New Apple vulnerability may remain unpatched for months

November 5, 2014 Arctic Wolf Networks

It was announced this week that a serious vulnerability has been lurking within Apple's OS X Yosemite and may allow cybercriminals to gain root access to devices running the operating system.

The flaw is dubbed Rootpipe and was discovered by Swedish white-hat hacker Emil Kvarnhammar, a security analyst for TrueSec. While specific details about the flaw have not yet been made available, Kvarnhammar has shared that the vulnerability allows "privilege escalation from admin to root," and that Rootpipe is able to circumvent the usual password protections put in place on admin accounts. He suggested users switch to non-admin accounts until a fix is available.

According to Business Insider contributor Sam Colt, the vulnerability affects users of multiple Apple OS versions, including Yosemite, Mavericks and Mountain Lion and allows attackers to install malware, steal information or even erase victims' hard drives.

In an interview with Macworld, Kvarnhammar explained that he found the flaw while looking for a modern Mac vulnerability to demonstrate at a recent developer's conference in Sweden. He conducted some binary analysis and detected a flaw in the Mountain Lion OS. From there, Kvarnhammar found a way to bypass security measures within Mavericks and Yosemite as well. While Kvarnhammar is sticking to responsible disclosure guidelines – allowing the affected vendor at least 90 days to create a patch for the attack before details are released – he said that he was announcing the existence of the vulnerability so people would be aware it's out there and be on the lookout for a patch.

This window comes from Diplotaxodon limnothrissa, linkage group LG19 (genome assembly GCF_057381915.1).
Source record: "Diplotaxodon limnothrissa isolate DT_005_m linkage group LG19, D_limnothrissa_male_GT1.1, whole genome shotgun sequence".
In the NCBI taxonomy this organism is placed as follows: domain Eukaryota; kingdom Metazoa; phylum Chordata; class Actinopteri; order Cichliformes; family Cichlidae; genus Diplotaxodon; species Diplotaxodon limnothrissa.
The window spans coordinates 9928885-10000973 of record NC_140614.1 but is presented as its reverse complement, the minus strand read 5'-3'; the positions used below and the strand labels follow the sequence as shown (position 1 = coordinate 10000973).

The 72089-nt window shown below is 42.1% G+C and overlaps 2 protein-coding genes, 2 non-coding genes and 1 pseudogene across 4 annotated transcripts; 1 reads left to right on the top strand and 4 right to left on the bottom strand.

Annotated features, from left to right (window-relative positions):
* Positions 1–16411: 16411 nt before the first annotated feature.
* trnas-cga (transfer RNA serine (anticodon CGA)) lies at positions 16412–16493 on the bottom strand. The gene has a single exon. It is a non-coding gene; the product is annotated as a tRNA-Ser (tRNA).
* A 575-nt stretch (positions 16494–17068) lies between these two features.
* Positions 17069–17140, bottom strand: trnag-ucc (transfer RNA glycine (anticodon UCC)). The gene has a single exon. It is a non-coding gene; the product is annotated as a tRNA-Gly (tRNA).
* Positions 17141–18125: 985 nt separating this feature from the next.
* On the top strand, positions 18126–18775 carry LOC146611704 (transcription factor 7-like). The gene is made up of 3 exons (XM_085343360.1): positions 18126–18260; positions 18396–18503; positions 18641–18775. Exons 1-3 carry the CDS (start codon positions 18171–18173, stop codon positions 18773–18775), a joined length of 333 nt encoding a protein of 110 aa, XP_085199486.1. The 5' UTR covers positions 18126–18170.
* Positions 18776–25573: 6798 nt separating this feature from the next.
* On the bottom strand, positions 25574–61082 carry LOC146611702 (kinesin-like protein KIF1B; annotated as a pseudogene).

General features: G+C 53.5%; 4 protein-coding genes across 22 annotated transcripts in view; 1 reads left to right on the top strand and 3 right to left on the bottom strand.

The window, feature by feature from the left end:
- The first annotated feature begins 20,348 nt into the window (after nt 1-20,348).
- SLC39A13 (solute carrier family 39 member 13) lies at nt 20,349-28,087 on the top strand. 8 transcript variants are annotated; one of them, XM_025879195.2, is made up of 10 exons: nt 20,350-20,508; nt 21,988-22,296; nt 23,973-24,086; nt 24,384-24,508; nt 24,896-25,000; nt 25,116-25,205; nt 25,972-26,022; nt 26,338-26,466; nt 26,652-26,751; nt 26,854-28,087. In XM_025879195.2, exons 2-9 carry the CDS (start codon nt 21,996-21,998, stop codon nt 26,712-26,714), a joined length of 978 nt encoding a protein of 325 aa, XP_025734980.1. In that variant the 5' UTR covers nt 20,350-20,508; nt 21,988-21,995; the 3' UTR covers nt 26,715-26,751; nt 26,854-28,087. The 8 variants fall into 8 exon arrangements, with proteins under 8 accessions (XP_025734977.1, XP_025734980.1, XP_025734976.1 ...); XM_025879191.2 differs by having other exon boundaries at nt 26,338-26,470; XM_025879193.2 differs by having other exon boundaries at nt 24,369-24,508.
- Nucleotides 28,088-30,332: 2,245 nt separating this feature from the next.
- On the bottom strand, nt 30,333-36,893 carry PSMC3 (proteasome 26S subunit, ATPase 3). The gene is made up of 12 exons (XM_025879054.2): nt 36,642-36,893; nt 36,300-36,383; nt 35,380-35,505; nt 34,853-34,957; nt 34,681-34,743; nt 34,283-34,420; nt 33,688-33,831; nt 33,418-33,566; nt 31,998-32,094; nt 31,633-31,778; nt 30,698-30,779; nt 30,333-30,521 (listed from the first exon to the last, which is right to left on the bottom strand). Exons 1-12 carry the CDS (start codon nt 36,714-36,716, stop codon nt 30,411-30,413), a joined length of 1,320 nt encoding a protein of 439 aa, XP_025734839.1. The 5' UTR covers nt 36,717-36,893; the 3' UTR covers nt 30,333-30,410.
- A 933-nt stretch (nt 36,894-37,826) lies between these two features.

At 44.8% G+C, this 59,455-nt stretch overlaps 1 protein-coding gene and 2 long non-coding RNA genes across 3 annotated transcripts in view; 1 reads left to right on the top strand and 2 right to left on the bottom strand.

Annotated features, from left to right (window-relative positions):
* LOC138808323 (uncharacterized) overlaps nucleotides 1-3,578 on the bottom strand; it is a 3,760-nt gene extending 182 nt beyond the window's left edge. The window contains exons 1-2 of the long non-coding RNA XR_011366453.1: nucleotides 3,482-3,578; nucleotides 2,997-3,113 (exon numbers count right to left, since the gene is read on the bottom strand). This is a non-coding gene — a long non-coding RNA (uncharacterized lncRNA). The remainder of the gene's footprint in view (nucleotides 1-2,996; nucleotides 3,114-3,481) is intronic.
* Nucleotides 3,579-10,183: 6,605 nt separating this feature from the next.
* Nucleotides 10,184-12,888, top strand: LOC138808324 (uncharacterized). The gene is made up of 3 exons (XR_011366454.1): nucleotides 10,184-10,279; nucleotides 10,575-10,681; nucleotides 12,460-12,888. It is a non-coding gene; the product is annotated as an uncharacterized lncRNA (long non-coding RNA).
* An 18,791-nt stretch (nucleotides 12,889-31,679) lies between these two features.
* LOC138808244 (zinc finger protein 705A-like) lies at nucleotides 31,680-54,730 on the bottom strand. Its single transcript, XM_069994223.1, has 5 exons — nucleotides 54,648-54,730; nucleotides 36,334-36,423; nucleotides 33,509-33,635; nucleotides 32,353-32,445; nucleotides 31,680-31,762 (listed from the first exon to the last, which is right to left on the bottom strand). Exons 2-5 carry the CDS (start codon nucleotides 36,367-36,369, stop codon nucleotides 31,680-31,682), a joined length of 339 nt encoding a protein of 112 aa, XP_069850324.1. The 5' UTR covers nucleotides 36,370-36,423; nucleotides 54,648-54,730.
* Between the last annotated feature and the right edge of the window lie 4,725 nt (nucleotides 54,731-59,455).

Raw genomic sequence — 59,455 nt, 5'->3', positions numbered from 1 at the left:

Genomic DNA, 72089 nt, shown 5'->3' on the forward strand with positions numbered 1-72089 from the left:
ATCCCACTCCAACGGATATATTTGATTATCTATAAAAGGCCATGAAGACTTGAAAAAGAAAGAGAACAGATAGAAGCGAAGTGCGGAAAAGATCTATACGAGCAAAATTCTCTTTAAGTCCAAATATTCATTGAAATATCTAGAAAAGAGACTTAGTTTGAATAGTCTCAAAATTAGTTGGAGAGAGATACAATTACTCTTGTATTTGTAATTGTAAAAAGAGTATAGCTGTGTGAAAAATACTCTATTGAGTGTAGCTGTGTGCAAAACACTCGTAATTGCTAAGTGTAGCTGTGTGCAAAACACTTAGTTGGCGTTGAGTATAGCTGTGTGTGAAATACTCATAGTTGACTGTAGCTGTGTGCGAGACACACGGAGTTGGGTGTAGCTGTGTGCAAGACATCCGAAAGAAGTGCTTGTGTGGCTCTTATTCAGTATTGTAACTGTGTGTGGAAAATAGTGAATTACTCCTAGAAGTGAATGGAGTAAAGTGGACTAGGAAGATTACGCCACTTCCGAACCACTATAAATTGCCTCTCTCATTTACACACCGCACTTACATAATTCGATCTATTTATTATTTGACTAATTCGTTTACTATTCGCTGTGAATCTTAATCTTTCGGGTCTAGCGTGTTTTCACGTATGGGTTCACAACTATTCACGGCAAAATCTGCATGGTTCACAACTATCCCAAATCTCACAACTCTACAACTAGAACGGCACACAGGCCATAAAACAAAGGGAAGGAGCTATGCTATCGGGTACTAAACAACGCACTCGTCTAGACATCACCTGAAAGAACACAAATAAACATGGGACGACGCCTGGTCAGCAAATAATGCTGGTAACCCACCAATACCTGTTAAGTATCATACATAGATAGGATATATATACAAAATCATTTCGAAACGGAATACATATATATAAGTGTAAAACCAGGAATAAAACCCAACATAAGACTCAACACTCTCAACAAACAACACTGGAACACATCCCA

Fix for Rootpipe flaw may take awhile
Apple has yet to publicly acknowledge the existence of Rootpipe, but that seems to be the company's standard procedure for vulnerabilities until a fix has been created. Kvarnhammar has said that he was asked to with​hold the details he has about the flaw until January, suggesting that Apple will not be able to provide a patch for compromised systems until then.

It seems like a new system vulnerability is discovered every day, and as is evidenced with Apple's slow rollout of a Rootpipe patch, vendors can't always keep up with the security demands presented by the growing number of flaws. One way organizations can increase protection against insidious attacks is by implementing security information and event management. SIEM services provide companies with around the clock monitoring of sensitive networks and systems and constantly records activity in order to identify any suspicious behavior that might suggest a breach. This activity information is then analyzed and used to gain actionable insights into the current threat landscape in order to create a more effective defense strategy. With a managed SIEM solution, companies can rest assured that someone is keeping an eye on business-critical systems and any threats are detected quickly and effectively.

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